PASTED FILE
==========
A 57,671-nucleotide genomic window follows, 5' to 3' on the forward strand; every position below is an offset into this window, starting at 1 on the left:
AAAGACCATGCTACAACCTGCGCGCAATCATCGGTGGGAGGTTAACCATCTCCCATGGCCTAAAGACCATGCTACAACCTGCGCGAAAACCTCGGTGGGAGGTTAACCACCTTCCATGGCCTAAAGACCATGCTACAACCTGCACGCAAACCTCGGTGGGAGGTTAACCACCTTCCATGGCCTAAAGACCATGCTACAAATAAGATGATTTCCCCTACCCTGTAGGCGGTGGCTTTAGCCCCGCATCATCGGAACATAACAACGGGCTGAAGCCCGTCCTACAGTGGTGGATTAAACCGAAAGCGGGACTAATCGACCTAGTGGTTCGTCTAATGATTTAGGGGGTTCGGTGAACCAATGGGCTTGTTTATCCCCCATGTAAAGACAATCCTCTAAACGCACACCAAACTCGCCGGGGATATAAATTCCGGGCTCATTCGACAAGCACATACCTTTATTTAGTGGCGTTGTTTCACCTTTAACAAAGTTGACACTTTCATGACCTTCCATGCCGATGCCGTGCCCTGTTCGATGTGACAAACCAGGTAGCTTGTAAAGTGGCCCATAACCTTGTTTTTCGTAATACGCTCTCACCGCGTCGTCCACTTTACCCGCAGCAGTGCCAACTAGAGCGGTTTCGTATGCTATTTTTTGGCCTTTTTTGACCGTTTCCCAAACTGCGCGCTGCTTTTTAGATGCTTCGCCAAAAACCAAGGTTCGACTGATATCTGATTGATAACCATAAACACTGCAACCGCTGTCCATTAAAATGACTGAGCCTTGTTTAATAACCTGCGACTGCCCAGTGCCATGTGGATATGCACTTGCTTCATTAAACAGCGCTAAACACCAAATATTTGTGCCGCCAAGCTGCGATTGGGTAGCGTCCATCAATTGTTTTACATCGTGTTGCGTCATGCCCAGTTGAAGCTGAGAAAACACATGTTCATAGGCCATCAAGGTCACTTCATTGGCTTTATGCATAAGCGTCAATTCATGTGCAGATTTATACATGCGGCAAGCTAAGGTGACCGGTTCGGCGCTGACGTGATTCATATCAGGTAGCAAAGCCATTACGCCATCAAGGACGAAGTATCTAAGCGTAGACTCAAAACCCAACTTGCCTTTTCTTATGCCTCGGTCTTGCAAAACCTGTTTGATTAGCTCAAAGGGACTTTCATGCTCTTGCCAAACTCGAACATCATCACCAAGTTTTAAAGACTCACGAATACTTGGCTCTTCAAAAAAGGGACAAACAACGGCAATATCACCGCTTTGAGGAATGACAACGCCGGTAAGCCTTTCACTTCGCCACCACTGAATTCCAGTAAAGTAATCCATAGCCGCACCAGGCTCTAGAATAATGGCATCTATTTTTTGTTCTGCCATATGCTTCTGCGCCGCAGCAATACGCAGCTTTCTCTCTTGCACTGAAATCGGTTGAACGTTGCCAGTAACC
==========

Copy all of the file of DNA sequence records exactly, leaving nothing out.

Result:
A 57,671-nucleotide genomic window follows, 5' to 3' on the forward strand; every position below is an offset into this window, starting at 1 on the left:
AAAGACCATGCTACAACCTGCGCGCAATCATCGGTGGGAGGTTAACCATCTCCCATGGCCTAAAGACCATGCTACAACCTGCGCGAAAACCTCGGTGGGAGGTTAACCACCTTCCATGGCCTAAAGACCATGCTACAACCTGCACGCAAACCTCGGTGGGAGGTTAACCACCTTCCATGGCCTAAAGACCATGCTACAAATAAGATGATTTCCCCTACCCTGTAGGCGGTGGCTTTAGCCCCGCATCATCGGAACATAACAACGGGCTGAAGCCCGTCCTACAGTGGTGGATTAAACCGAAAGCGGGACTAATCGACCTAGTGGTTCGTCTAATGATTTAGGGGGTTCGGTGAACCAATGGGCTTGTTTATCCCCCATGTAAAGACAATCCTCTAAACGCACACCAAACTCGCCGGGGATATAAATTCCGGGCTCATTCGACAAGCACATACCTTTATTTAGTGGCGTTGTTTCACCTTTAACAAAGTTGACACTTTCATGACCTTCCATGCCGATGCCGTGCCCTGTTCGATGTGACAAACCAGGTAGCTTGTAAAGTGGCCCATAACCTTGTTTTTCGTAATACGCTCTCACCGCGTCGTCCACTTTACCCGCAGCAGTGCCAACTAGAGCGGTTTCGTATGCTATTTTTTGGCCTTTTTTGACCGTTTCCCAAACTGCGCGCTGCTTTTTAGATGCTTCGCCAAAAACCAAGGTTCGACTGATATCTGATTGATAACCATAAACACTGCAACCGCTGTCCATTAAAATGACTGAGCCTTGTTTAATAACCTGCGACTGCCCAGTGCCATGTGGATATGCACTTGCTTCATTAAACAGCGCTAAACACCAAATATTTGTGCCGCCAAGCTGCGATTGGGTAGCGTCCATCAATTGTTTTACATCGTGTTGCGTCATGCCCAGTTGAAGCTGAGAAAACACATGTTCATAGGCCATCAAGGTCACTTCATTGGCTTTATGCATAAGCGTCAATTCATGTGCAGATTTATACATGCGGCAAGCTAAGGTGACCGGTTCGGCGCTGACGTGATTCATATCAGGTAGCAAAGCCATTACGCCATCAAGGACGAAGTATCTAAGCGTAGACTCAAAACCCAACTTGCCTTTTCTTATGCCTCGGTCTTGCAAAACCTGTTTGATTAGCTCAAAGGGACTTTCATGCTCTTGCCAAACTCGAACATCATCACCAAGTTTTAAAGACTCACGAATACTTGGCTCTTCAAAAAAGGGACAAACAACGGCAATATCACCGCTTTGAGGAATGACAACGCCGGTAAGCCTTTCACTTCGCCACCACTGAATTCCAGTAAAGTAATCCATAGCCGCACCAGGCTCTAGAATAATGGCATCTATTTTTTGTTCTGCCATATGCTTCTGCGCCGCAGCAATACGCAGCTTTCTCTCTTGCACTGAAATCGGTTGAACGTTGCCAGTAACC